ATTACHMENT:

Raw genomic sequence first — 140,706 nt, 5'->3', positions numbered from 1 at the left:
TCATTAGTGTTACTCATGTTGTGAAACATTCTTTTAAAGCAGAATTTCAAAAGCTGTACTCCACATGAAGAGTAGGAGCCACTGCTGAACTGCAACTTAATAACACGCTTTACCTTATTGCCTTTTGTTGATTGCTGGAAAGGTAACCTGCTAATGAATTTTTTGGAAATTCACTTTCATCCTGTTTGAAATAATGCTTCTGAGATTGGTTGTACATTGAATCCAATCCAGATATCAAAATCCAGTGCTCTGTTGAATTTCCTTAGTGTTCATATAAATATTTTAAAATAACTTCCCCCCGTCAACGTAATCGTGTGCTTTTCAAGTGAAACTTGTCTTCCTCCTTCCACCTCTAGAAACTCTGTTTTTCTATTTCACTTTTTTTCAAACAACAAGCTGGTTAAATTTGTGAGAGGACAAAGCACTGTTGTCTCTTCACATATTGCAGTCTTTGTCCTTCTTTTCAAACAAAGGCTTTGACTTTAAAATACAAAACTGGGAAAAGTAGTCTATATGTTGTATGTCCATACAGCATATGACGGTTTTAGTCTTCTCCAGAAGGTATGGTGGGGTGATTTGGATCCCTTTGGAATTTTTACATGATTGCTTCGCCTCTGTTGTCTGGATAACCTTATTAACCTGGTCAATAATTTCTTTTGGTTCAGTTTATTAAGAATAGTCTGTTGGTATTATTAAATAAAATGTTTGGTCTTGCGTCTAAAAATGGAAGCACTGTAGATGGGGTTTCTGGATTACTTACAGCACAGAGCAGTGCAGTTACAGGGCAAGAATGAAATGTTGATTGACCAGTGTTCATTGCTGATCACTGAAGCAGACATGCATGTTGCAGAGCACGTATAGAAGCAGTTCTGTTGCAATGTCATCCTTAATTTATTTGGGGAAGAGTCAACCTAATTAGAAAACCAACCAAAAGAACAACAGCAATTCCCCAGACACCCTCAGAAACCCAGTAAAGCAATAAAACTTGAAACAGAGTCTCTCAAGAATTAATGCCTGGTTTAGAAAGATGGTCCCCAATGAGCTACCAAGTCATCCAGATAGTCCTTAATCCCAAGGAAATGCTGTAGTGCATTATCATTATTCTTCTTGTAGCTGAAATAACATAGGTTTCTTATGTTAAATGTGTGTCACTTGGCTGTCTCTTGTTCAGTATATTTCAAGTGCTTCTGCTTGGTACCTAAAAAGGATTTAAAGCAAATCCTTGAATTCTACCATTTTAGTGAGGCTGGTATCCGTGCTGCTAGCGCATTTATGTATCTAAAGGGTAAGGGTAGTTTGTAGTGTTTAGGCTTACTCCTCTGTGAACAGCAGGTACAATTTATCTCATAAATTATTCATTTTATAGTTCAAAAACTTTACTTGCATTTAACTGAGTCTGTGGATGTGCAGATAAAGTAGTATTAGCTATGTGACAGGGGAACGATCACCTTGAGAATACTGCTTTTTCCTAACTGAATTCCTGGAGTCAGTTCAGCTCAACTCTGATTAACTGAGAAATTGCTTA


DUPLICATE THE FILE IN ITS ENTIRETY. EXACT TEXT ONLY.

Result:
Raw genomic sequence first — 140,706 nt, 5'->3', positions numbered from 1 at the left:
TCATTAGTGTTACTCATGTTGTGAAACATTCTTTTAAAGCAGAATTTCAAAAGCTGTACTCCACATGAAGAGTAGGAGCCACTGCTGAACTGCAACTTAATAACACGCTTTACCTTATTGCCTTTTGTTGATTGCTGGAAAGGTAACCTGCTAATGAATTTTTTGGAAATTCACTTTCATCCTGTTTGAAATAATGCTTCTGAGATTGGTTGTACATTGAATCCAATCCAGATATCAAAATCCAGTGCTCTGTTGAATTTCCTTAGTGTTCATATAAATATTTTAAAATAACTTCCCCCCGTCAACGTAATCGTGTGCTTTTCAAGTGAAACTTGTCTTCCTCCTTCCACCTCTAGAAACTCTGTTTTTCTATTTCACTTTTTTTCAAACAACAAGCTGGTTAAATTTGTGAGAGGACAAAGCACTGTTGTCTCTTCACATATTGCAGTCTTTGTCCTTCTTTTCAAACAAAGGCTTTGACTTTAAAATACAAAACTGGGAAAAGTAGTCTATATGTTGTATGTCCATACAGCATATGACGGTTTTAGTCTTCTCCAGAAGGTATGGTGGGGTGATTTGGATCCCTTTGGAATTTTTACATGATTGCTTCGCCTCTGTTGTCTGGATAACCTTATTAACCTGGTCAATAATTTCTTTTGGTTCAGTTTATTAAGAATAGTCTGTTGGTATTATTAAATAAAATGTTTGGTCTTGCGTCTAAAAATGGAAGCACTGTAGATGGGGTTTCTGGATTACTTACAGCACAGAGCAGTGCAGTTACAGGGCAAGAATGAAATGTTGATTGACCAGTGTTCATTGCTGATCACTGAAGCAGACATGCATGTTGCAGAGCACGTATAGAAGCAGTTCTGTTGCAATGTCATCCTTAATTTATTTGGGGAAGAGTCAACCTAATTAGAAAACCAACCAAAAGAACAACAGCAATTCCCCAGACACCCTCAGAAACCCAGTAAAGCAATAAAACTTGAAACAGAGTCTCTCAAGAATTAATGCCTGGTTTAGAAAGATGGTCCCCAATGAGCTACCAAGTCATCCAGATAGTCCTTAATCCCAAGGAAATGCTGTAGTGCATTATCATTATTCTTCTTGTAGCTGAAATAACATAGGTTTCTTATGTTAAATGTGTGTCACTTGGCTGTCTCTTGTTCAGTATATTTCAAGTGCTTCTGCTTGGTACCTAAAAAGGATTTAAAGCAAATCCTTGAATTCTACCATTTTAGTGAGGCTGGTATCCGTGCTGCTAGCGCATTTATGTATCTAAAGGGTAAGGGTAGTTTGTAGTGTTTAGGCTTACTCCTCTGTGAACAGCAGGTACAATTTATCTCATAAATTATTCATTTTATAGTTCAAAAACTTTACTTGCATTTAACTGAGTCTGTGGATGTGCAGATAAAGTAGTATTAGCTATGTGACAGGGGAACGATCACCTTGAGAATACTGCTTTTTCCTAACTGAATTCCTGGAGTCAGTTCAGCTCAACTCTGATTAACTGAGAAATTGCTTA